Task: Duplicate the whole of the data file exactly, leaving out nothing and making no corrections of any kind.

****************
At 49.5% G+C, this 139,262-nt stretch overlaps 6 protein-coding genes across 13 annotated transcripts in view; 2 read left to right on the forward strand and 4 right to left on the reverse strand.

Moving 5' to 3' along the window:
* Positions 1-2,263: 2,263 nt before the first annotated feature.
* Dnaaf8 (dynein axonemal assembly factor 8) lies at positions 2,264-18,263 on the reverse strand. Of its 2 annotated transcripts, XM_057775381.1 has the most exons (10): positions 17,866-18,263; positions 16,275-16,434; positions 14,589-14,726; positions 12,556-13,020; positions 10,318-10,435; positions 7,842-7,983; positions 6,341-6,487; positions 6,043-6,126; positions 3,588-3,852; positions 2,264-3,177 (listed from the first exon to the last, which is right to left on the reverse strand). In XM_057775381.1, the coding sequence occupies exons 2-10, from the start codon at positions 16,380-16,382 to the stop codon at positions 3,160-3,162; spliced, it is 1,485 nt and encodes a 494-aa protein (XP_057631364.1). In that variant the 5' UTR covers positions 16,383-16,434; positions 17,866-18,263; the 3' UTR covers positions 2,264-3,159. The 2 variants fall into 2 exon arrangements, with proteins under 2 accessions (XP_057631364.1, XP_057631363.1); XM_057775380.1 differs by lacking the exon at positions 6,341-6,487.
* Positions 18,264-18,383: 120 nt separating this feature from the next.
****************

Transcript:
At 49.5% G+C, this 139,262-nt stretch overlaps 6 protein-coding genes across 13 annotated transcripts in view; 2 read left to right on the forward strand and 4 right to left on the reverse strand.

Moving 5' to 3' along the window:
* Positions 1-2,263: 2,263 nt before the first annotated feature.
* Dnaaf8 (dynein axonemal assembly factor 8) lies at positions 2,264-18,263 on the reverse strand. Of its 2 annotated transcripts, XM_057775381.1 has the most exons (10): positions 17,866-18,263; positions 16,275-16,434; positions 14,589-14,726; positions 12,556-13,020; positions 10,318-10,435; positions 7,842-7,983; positions 6,341-6,487; positions 6,043-6,126; positions 3,588-3,852; positions 2,264-3,177 (listed from the first exon to the last, which is right to left on the reverse strand). In XM_057775381.1, the coding sequence occupies exons 2-10, from the start codon at positions 16,380-16,382 to the stop codon at positions 3,160-3,162; spliced, it is 1,485 nt and encodes a 494-aa protein (XP_057631364.1). In that variant the 5' UTR covers positions 16,383-16,434; positions 17,866-18,263; the 3' UTR covers positions 2,264-3,159. The 2 variants fall into 2 exon arrangements, with proteins under 2 accessions (XP_057631364.1, XP_057631363.1); XM_057775380.1 differs by lacking the exon at positions 6,341-6,487.
* Positions 18,264-18,383: 120 nt separating this feature from the next.